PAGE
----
The AWU has seen inside some shipping containers, sheds and homes around the Coffs Harbour region that workers are expected to live in and says they're often packed in like sardines, yet charged well above what you would expect for such low standards.
The AWU has seen inside some shipping containers, sheds and homes around the Coffs Harbour region that workers are expected to live in and says they're often packed in like sardines, yet charged well above what you would expect for such low standards.

Berries Australia says majority of farmers do right thing

BERRIES Australia chair Peter McPherson has accused the Coffs Coast Advocate's editor of portraying farmers in a poor light.

It is the peak industry body for Australian berry growers and was responding to a recent article by editor Janine Watson in relation to plans for a 'Gap Year at Home' program.

A parliamentary committee on migration has unanimously recommended the program to encourage school and university graduates to spend time doing agricultural and horticultural work.

But the Australian Workers' Union says the proposal is a distraction from the main issue keeping unemployed Australians from working on farms: rampant law breaking by employers.

FULL STORY: Appalling picker conditions the 'elephant in the room'

The local berry industry is worth $350m according to Berries Australia chair Peter McPherson.
The local berry industry is worth $350m according to Berries Australia chair Peter McPherson.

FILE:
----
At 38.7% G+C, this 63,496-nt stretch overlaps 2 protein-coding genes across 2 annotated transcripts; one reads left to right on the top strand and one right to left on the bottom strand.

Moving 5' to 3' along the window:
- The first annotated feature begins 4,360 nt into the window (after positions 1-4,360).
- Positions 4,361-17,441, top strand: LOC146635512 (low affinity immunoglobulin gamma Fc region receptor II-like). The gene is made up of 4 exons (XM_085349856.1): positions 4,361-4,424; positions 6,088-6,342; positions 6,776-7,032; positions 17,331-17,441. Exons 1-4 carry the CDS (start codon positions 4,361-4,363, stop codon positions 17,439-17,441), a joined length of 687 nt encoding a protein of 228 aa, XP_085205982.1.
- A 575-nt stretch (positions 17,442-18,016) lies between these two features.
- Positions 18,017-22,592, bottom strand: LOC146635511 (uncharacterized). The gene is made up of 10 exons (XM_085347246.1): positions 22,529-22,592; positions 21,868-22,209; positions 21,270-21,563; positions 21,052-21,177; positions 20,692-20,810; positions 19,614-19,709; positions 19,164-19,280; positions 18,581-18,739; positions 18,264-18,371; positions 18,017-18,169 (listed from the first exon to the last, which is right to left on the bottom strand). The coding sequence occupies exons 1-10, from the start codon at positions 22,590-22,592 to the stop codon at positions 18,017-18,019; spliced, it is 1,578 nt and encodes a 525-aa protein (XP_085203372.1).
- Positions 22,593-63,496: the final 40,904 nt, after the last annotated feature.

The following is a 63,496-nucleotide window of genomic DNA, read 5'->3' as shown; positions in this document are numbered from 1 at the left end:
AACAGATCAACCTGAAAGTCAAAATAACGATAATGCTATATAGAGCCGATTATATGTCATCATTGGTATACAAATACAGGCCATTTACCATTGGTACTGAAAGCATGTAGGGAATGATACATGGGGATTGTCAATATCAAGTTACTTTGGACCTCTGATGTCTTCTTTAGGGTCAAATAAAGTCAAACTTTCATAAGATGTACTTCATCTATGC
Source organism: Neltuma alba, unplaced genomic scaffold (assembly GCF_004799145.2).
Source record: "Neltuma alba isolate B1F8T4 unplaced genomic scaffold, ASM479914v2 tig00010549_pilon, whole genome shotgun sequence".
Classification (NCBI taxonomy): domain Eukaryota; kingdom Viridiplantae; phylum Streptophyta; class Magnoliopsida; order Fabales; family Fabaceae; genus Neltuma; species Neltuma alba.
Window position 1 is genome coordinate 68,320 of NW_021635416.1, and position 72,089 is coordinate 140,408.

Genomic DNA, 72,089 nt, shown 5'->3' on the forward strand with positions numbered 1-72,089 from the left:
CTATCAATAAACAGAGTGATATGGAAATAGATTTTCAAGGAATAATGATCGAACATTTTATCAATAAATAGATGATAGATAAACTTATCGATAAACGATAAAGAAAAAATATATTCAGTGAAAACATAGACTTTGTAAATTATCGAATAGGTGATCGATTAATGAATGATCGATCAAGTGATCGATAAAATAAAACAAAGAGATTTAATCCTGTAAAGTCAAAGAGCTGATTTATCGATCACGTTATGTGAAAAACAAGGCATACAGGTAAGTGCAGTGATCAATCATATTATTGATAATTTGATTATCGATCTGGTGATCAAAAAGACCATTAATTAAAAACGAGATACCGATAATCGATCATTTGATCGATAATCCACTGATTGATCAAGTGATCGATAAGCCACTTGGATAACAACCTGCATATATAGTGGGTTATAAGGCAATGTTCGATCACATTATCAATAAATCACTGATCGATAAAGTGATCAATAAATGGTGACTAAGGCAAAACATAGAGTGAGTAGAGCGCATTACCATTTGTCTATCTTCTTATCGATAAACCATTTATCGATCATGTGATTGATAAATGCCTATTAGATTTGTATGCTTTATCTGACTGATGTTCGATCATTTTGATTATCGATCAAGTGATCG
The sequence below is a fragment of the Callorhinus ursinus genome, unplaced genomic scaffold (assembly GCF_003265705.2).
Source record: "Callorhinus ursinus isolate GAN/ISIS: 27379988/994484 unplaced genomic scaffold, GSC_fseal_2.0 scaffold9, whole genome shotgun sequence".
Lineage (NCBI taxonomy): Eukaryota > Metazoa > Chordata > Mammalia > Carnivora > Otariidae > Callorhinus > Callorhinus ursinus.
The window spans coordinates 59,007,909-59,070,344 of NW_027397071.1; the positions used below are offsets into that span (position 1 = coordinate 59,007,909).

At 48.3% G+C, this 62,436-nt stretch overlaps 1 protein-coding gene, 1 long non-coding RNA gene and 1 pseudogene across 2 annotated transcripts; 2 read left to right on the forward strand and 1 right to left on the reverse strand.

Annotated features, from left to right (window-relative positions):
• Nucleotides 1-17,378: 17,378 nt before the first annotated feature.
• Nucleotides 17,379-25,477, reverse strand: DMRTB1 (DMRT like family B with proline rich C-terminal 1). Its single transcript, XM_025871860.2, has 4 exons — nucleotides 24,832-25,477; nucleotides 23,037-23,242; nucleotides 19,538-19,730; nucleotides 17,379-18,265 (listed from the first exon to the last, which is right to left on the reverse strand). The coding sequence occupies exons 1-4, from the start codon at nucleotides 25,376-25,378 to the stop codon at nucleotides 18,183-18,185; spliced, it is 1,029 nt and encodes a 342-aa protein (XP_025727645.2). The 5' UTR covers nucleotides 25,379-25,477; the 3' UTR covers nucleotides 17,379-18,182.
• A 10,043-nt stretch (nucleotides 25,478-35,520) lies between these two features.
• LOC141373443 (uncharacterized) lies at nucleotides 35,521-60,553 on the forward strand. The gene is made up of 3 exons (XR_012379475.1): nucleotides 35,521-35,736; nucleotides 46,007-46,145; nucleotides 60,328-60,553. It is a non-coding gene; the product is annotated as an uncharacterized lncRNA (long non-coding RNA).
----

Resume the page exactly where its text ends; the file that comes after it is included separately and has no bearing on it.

Berries Australia chair Peter McPherson wrote the following letter to the editor in response to the recent article:

Janine Watson in yet another of her articles seeking to portray local farmers in a poor light (Advocate, September 21 - Appalling picker conditions the elephant in the room), airs a number of unsubstantiated allegations made by the Australian Workers' Union (AWU) as to the pay and conditions for harvest workers in the Coffs Harbour region.

If the AWU and indeed Ms Watson has any evidence of illegal behaviour then they should provide this to the Fair Work Ombudsman and where appropriate local law enforcement.

In doing so they would have the full support of the large majority of farmers who do the right thing.

This would be surely preferable to rushing to publish claims which appear to suit Ms Watson's relentlessly negative narrative about local farmers and in particular the $350 million local berry industry.

Peter McPherson,

Chair Berries Australia

South Lismore



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